This study created and simulated a musculoskeletal model that mimicked the harvesting motion. This model was adopted from a recent model by Erica et al. , which was the first validated lifting model in OpenSim. The lifting motion requires the model to frequently flex the trunk and lift the object. Hence, the back muscles of the Erica et al. model were ensured to be strong enough to perform the lifting motion. This advantage made it preferred for the harvesting model because many qualitative studies reported that the FFB harvesters complained of low back pain [10, 11, 14], indicating that strong back muscles were required during harvesting. Moreover, many current OpenSim models assume the trunk as one rigid body, such as the full-body models by Rajagopal et al.  and Hamner et al. , which is not true in reality and may not fully represent the dynamic behavior of the trunk. The trunk in the Erica et al. model was made of several rigid body segments, including each lumbar vertebrae (L1 – L5), pelvis and torso . This trunk structure is considered more accurate because the trunk of a real human is a chain of interconnected vertebrae, pelvis and scapula . On the other hand, the biceps and triceps of the simulated harvester were added from another latest validated model by Daniel et al. , which performed pushing and pulling tasks at different elevation angles. The arm muscles were added from this model because the harvesting motion involves pulling motion, similar to the pulling task.
This study demonstrated a novel approach to investigate the worker's behavior in harvesting oil palm FFB. Wearable IMU allows the motion to be captured in the oil palm plantation without sophisticated setup and calibration. It is also proven to be cheaper, lighter and does not suffer from marker occlusion, making it an ideal alternative for outdoor applications than MoCap . Two different representations and platforms were used to determine the upper extremity joint angles during harvesting. The IMU_ME method uses the Euler angle representation to calculate the joint angles , whereas the IMU_OpenSim method uses the quaternion representation to determine the joint angles . Despite their differences, the results showed that the outcomes of the IMU_OpenSim method highly resemble the one derived using the IMU_ME method. The RJA and RMSEJA were within the good to excellent range proposed in . This suggests that OpenSim can be a valid tool to determine the kinematic behavior of the FFB harvester's upper extremity.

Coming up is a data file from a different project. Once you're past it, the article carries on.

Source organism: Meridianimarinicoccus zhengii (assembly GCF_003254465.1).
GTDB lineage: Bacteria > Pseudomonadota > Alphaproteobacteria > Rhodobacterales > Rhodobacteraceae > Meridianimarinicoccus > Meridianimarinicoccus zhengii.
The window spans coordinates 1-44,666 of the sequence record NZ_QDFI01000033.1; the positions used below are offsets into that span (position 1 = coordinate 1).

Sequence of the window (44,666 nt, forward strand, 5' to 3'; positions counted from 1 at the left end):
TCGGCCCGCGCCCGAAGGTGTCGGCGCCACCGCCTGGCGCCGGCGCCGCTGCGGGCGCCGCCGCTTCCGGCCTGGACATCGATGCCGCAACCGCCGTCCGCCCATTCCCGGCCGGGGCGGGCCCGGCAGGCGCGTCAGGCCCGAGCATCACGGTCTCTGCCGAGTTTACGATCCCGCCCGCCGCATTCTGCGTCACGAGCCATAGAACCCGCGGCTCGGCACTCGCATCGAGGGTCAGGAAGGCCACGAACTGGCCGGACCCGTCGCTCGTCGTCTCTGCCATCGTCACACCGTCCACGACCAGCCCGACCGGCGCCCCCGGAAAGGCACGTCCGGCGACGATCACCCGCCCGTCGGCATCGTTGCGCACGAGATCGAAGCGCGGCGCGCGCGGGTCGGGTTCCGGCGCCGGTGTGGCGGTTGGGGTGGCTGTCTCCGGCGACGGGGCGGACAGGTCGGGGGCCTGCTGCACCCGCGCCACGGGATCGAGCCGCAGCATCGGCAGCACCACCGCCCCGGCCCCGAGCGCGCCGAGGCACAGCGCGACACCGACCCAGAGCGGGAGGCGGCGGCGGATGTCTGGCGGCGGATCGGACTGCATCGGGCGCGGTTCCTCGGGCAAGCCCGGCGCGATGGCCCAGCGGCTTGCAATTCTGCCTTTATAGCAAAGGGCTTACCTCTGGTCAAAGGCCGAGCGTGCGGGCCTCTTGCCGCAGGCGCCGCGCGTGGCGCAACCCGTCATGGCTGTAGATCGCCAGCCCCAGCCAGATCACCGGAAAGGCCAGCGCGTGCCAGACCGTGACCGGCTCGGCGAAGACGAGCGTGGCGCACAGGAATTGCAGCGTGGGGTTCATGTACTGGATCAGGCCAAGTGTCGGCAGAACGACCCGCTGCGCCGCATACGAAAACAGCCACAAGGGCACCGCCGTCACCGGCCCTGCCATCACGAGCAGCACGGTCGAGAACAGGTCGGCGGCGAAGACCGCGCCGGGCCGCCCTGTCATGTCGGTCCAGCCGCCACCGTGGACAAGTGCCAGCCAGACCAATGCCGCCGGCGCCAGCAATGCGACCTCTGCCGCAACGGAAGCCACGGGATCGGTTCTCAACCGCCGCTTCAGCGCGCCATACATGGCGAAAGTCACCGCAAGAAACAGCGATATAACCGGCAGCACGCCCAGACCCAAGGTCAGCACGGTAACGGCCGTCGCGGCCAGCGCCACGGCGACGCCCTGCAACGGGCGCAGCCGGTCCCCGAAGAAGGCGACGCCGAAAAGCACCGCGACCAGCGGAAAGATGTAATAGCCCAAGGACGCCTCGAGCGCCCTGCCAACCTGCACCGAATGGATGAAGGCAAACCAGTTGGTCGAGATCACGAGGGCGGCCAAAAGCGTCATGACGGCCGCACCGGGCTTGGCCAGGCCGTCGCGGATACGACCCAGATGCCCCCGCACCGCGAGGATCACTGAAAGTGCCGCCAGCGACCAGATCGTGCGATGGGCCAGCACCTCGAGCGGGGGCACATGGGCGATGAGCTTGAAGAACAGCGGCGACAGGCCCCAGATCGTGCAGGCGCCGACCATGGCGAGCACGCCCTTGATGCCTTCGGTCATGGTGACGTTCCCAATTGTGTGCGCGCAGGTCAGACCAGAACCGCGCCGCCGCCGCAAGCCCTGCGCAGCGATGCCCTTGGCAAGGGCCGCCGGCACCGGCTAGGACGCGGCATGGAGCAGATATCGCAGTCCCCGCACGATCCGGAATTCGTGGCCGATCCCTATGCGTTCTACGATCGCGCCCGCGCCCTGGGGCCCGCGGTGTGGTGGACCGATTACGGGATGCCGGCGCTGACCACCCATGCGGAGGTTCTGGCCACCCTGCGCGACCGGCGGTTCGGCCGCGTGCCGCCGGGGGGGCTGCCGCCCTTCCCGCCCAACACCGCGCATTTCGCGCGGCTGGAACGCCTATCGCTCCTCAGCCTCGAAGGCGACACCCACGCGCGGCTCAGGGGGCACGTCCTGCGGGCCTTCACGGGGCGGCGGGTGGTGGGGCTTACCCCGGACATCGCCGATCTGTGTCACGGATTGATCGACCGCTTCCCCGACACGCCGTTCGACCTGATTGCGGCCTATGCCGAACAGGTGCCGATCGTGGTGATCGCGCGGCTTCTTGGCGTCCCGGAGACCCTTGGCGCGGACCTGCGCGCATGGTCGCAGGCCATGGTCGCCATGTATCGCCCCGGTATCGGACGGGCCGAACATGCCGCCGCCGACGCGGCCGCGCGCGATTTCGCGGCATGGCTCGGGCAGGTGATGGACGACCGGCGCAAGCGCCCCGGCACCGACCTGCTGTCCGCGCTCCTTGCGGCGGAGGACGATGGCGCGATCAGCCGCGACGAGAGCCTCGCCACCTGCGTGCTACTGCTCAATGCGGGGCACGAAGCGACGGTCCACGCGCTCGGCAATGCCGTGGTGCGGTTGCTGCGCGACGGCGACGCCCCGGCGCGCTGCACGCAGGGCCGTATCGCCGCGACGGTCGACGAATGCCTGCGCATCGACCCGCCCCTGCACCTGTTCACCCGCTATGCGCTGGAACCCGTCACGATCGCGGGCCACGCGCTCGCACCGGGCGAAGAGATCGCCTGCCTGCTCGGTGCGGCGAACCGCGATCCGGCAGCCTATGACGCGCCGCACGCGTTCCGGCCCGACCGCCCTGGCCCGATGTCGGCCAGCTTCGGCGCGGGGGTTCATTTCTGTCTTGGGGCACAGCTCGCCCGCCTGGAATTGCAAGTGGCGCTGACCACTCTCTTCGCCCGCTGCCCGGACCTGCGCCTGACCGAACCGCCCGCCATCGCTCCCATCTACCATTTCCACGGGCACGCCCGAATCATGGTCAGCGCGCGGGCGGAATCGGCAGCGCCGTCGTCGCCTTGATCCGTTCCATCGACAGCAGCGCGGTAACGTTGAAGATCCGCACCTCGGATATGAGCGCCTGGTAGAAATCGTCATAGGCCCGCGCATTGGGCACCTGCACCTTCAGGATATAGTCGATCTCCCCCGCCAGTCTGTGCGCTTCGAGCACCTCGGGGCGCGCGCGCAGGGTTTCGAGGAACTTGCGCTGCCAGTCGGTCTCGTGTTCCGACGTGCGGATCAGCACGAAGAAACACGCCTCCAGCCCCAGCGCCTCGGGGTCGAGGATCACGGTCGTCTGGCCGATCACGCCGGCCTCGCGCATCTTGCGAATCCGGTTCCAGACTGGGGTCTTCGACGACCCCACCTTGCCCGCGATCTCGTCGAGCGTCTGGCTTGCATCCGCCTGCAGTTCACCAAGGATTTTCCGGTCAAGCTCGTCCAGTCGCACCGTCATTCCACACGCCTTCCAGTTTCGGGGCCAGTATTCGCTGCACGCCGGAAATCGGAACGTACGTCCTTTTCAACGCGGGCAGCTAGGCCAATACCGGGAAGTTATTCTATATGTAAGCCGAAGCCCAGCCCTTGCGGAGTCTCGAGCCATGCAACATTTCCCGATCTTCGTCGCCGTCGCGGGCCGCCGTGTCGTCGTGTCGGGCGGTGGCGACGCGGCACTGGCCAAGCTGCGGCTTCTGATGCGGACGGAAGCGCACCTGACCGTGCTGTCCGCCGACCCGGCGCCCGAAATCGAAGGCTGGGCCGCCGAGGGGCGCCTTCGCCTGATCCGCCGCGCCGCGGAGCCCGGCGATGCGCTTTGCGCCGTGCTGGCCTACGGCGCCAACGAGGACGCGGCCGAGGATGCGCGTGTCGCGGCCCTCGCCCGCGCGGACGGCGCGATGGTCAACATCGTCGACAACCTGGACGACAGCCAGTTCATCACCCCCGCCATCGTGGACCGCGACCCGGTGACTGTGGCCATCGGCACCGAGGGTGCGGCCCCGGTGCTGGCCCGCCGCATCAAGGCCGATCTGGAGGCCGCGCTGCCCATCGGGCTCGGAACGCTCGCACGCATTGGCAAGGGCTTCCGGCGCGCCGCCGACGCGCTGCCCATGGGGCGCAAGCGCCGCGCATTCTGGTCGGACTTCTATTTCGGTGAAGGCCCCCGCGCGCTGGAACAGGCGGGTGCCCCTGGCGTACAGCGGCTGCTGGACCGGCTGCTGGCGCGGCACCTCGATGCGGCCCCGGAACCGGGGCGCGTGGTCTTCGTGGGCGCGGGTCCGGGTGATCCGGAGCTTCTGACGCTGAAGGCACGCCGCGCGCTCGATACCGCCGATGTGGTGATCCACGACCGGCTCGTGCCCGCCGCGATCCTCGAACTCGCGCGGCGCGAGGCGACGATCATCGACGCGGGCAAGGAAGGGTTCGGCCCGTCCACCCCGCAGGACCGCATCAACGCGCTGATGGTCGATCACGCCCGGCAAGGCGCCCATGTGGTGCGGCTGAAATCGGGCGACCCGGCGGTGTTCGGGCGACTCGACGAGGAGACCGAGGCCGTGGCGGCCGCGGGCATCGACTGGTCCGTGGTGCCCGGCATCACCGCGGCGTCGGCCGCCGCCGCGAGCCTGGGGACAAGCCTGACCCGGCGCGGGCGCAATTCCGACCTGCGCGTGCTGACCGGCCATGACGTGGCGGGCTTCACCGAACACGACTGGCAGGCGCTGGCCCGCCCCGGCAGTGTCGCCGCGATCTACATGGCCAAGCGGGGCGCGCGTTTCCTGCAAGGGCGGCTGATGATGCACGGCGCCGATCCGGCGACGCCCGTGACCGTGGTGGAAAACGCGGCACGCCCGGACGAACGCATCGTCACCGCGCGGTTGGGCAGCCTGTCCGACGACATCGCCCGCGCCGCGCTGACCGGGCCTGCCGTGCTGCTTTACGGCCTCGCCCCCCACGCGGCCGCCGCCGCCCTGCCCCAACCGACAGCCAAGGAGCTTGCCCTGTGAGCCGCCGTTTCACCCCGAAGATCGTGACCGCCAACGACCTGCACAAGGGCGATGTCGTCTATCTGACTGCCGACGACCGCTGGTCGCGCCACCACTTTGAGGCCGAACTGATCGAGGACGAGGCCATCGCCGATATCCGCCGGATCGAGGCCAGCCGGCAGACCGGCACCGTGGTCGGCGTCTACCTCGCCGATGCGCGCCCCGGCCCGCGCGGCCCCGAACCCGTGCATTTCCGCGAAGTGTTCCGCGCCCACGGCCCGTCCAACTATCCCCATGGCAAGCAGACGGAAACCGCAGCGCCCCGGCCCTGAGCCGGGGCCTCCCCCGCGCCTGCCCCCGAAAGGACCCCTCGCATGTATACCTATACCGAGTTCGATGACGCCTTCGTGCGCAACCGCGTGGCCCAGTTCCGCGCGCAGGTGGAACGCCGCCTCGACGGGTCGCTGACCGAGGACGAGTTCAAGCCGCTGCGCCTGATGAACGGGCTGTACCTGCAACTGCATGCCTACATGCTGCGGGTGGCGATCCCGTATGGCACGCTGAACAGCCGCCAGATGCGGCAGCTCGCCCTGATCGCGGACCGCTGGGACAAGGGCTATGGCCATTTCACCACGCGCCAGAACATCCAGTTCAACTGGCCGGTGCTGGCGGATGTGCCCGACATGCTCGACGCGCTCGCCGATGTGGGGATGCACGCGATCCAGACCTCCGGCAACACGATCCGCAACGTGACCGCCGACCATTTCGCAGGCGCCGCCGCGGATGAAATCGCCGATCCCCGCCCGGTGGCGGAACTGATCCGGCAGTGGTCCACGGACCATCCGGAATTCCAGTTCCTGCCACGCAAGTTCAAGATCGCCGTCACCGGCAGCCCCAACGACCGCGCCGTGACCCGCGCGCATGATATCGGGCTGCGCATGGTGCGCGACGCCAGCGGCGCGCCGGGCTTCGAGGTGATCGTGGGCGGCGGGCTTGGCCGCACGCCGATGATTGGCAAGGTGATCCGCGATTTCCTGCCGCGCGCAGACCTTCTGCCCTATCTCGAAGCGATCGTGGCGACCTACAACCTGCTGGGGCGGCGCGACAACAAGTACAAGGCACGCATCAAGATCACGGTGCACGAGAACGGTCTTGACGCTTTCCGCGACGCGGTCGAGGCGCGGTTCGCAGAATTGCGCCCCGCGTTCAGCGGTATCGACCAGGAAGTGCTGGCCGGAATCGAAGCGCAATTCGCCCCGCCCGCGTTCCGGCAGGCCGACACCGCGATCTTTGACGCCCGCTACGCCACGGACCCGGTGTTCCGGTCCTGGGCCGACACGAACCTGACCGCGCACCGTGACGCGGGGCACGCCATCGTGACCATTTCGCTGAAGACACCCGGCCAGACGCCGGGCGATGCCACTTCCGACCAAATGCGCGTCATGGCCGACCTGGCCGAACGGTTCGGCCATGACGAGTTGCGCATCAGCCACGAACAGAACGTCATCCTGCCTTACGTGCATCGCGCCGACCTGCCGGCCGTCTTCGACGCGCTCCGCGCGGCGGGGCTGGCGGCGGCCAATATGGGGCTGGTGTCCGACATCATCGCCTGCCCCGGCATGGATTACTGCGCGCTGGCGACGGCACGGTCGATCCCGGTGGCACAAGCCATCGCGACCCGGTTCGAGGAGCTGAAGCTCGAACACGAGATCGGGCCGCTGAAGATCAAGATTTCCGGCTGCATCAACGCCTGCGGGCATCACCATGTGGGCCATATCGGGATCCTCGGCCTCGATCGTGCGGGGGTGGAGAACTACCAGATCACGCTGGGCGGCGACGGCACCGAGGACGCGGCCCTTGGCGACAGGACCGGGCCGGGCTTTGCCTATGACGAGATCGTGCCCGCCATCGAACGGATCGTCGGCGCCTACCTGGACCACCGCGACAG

Although not directly comparable, the RJA and RMSEJA reported in this study were very close to those reported in other studies [42, 43], which calculate and validate their joint motions with different sensors. In a study for the upper extremity motions, Rodriogo Perez et al. investigated the joint motions when the subjects performed simple motions involving shoulder joint, elbow joint and wrist joint. The joint motions were measured with IMU sensors, validated with MoCap. The shoulder AA (R = 0.718) showed the lowest correlation when compared to shoulder FE (R = 0.994) and shoulder rotation (R = 0.995) . This finding is consistent with the current study, suggesting that it is difficult to obtain a similar result for shoulder AA, even for simple motions. The authors then investigated the motions when the subjects served water from a jar. In this case, the shoulder rotation (R = 0.853) showed the lowest correlation when compared to shoulder FE (R = 0.996) and shoulder AA (R = 0.908) . Jim Richards also pointed out that many papers have focused on sagittal plane joint angles rather than the coronal and transverse planes . These previous findings support our findings, which show that shoulder FE has the highest correlation compared to other shoulder motions.
In another study, Brice Bouvier et al. investigated the joint motions when the subjects performed simple elbow FE motions. The joint motions were measured with IMU sensors, validated with MoCap and has an RMSE value of 24° . A recent systematic review has shown that the validity of joint motions decreases when the level of complexity of the motions increases . This implies that if the RJA and RMSEJA in this study are similar or better than those studies with simple motions, it can be assumed that the findings are acceptable. Since the RMSEJA of elbow FE reported in this study (Dominant: RMSEJA =11.8733°; Non-dominant: RMSEJA =20.2215°) were less than the RMSE obtained in the simple motion study (RMSE = 24.0000°), therefore the results are acceptable.
This study has also provided a novel approach to investigate the muscle activation of the oil palm FFB harvesting motion using OpenSim. The simulated normalized muscle activations were validated with normalized sEMG, which is the conventional standard used in human motion analysis [26, 44]. Other validation methods such as comparison with similar studies are impossible because very limited studies investigated the muscle behavior of FFB harvesters with EMG . From Table 6, the normalized activations of the back muscles (longissimus and multifidus) showed a high correlation in RMA and a good correlation in MAEMA when FRA were 30N and 50N. These findings concur with previous studies in lifting tasks [16, 45] and daily living activities , which obtained high similarity results for the back muscles between the OpenSim muscle activations and EMG.